The night before Commencement, I had a lot of trouble falling asleep.
I couldn’t figure out why. The worst was behind us-all school projects were complete, final grades entered, the rush of college applications in and decisions (about the next year at least) finalized This was the last step away from childhood for my first born, and he was more than ready to take it.
All of this was probably the reason I couldn’t sleep. OK, I am sure it was.
Because our school is a faith-based organization, the graduation ceremony is held every year at Trinity Episcopal Cathedral downtown. The church is ancient, and every time I enter its walls, the atmosphere takes my breath away. It’s as though every stone and surface is imbued with the faith of the ages. Even during ordinary church services, I often find myself choked up, imagining the thoughts and prayers of the many generations before us. Adding the vision of my son graduating would probably do me in completely.
Friday morning was pearly gray, not raining but soft and more than a little humid. I stood at the church steps waiting for late family members, and spent time talking to a mom friend whose own boy has eaten a lot of waffles at my house. Any kid I feed becomes a little bit like extended family; this one more so because his mother is dear to me. We have spent hours wringing our hands, laughing, and sharing intel while we worked our way through the teen years. Once my parents arrived, I was able to go inside to wait. By this point, the church was packed full.
The sanctuary has soaring ceilings, and old wooden pews separated by deeply carved columns. Each pew has its own little door, as well as velvet kneelers. While we waited, we listened to music played on a Casavant organ. This particular instrument is quite something to behold with mammoth pipes running though the walls and at the back of the church. When it is played, you can feel the notes vibrating in your chest; the organist has to be careful not to play full out. We listened, talking quietly and paging through the program. Just as I checked my watch, precisely at nine, the music stopped abruptly and the whole building went completely silent.
Faintly, from outside, we could hear the sound of bagpipes.
Involuntarily, I closed my eyes. I knew what was happening because last year, I was a volunteer for refreshments, and could see the beginning of the procession from a side wing of the building. I remember peering through the small leaded glass panes to see the double lines students form behind the church to proceed up the sidewalk, then across the courtyard to the door; all with solemn excitement on their faces. Now, in my mind’s eye, I could see my son near the front (“A” names first), with his friends scattered throughout the lines. As I heard the music of the pipes getting closer and closer, I could visualize where they were on the path, and I could feel the joy and excitement rising within me. At some point, I grasped my husbands hand, barely hearing him exclaim at how cold my fingers felt.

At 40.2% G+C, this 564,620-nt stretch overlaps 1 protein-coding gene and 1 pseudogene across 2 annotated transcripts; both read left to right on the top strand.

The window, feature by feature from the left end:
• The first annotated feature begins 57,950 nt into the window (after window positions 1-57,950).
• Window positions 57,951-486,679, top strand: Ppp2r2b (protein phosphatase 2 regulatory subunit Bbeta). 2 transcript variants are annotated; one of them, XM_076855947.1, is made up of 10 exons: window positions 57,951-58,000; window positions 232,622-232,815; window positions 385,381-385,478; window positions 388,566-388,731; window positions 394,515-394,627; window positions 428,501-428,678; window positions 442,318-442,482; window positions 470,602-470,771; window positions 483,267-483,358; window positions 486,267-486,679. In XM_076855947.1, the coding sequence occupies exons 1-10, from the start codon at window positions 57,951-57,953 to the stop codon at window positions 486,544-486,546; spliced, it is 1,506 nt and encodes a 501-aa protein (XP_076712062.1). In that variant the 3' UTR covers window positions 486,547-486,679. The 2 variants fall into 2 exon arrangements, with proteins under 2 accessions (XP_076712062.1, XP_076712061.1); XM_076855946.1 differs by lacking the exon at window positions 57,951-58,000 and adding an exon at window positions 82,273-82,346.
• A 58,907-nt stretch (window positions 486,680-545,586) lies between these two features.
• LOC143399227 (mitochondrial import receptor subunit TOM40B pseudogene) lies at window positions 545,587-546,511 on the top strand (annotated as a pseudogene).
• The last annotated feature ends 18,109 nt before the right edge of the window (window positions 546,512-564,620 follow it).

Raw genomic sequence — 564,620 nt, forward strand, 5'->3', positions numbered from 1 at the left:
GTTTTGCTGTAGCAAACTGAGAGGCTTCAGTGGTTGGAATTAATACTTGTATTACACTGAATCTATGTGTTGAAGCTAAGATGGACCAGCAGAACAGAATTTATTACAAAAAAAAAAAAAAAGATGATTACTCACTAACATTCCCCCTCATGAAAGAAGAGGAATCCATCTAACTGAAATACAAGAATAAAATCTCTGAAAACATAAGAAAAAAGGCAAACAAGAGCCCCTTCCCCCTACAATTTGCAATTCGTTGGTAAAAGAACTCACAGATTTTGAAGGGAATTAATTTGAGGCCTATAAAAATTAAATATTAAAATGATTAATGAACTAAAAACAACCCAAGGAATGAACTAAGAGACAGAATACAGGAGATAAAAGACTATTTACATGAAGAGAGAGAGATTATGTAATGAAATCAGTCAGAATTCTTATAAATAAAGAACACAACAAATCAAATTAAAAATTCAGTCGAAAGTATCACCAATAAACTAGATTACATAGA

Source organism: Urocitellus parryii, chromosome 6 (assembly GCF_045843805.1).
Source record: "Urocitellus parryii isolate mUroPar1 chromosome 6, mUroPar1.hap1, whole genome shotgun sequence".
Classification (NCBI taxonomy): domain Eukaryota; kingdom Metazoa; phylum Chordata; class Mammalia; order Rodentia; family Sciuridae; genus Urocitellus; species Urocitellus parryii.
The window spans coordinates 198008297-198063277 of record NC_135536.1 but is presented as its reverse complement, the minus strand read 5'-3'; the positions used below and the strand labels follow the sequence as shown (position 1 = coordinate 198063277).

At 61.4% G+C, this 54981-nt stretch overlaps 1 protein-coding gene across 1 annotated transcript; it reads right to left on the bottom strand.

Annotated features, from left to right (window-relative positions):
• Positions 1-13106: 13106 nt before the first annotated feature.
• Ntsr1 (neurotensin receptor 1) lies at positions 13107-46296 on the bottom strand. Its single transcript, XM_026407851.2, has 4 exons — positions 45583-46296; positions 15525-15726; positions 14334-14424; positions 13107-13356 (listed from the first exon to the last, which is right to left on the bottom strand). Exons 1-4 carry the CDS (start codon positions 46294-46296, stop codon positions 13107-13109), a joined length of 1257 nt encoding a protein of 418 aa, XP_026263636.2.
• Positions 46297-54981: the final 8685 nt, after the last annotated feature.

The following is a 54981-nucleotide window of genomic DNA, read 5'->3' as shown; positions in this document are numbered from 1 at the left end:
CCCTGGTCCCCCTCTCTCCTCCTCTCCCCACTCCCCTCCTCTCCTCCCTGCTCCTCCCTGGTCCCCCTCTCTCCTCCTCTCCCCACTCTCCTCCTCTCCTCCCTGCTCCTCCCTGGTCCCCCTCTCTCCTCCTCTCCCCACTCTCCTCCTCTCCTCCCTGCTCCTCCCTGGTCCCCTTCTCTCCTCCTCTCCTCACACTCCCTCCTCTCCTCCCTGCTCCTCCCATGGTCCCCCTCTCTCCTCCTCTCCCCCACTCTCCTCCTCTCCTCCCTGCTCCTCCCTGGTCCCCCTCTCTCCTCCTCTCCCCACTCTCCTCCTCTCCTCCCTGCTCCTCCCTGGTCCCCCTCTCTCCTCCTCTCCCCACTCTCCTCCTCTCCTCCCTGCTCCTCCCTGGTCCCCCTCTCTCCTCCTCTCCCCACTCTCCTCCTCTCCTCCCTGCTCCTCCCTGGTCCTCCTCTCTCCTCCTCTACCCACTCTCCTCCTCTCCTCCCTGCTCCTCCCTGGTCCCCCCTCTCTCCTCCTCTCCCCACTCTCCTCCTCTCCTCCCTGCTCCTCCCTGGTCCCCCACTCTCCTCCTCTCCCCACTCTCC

Somehow, we were all standing at once, turned to face the huge wooden double doors behind us. The music stopped, more silence, then three loud bangs with a pause. Both doors opened in a rush and a stream of light poured into the dim church; illuminating the center aisle. My mind was whirling and I scarcely noticed the priest who led the way. My eyes immediately searched for the teachers, anticipating them; so many familiar faces. Our school begins at age three and goes up to twelfth grade, and all faculty attends Commencement. This has always touched me deeply. Many of them were also mothers (and fathers) that I have worked with over the years when they were starting their own families. This makes a nice symmetry in my heart and mind. All have tried to help my son grow in some way, all have borne witness to his transition through childhood along with his father and I. Once I saw those who taught him in his very youngest years, I couldn’t help myself. The tears started to roll.
Younger siblings are included in the ceremony, so my twin girls were serving as acolytes. They followed behind the double row of teachers; each robed in white, carrying a thick pillar candle. They both grinned at me, and I could read the looks on their faces,
“I knew mom would lose it.”
Directly behind them, I saw my boy. Although we all rode to church together less than an hour ago, I saw him with fresh eyes; admiring how he looked like “a nice young man” as his grandmother would say. He is a performer, so he often avoids eye contract with me when I am in the audience in order to keep his focus. Today was different. He looked right into my eyes and gave me his sweet, quiet smile. I concentrated on letting my pride shine right back at him, so he would know.
As the last of them filed in to sit in the front pews, I found myself becoming very calm. I noticed that, at some point, the sun was streaming in through the stained glass windows behind the pulpit. This gave the front of the church that unique soft glow that is created with old glass and wood, adding to the beauty of it all.
As I listened to the service and then the speeches, I was peaceful; a rarity for me and my busy mind. I focused on every moment, sealing it into my memory. I found myself grinning as hard as I could when I heard him called to receive his diploma and bible; both emblazoned with his full name. The happy tears started again as I watched the teachers, then the graduating class file out. In the brief pause before we could leave, I knew the teachers were lining up outside on both sides of the walk in order to administer hugs and good wishes to their students one last time.
This was more than just an event in an old church. This was a life passage, fraught with history, meaning, and a lot of love. Like so many of these, it was over in a blink, to become a precious memory forever.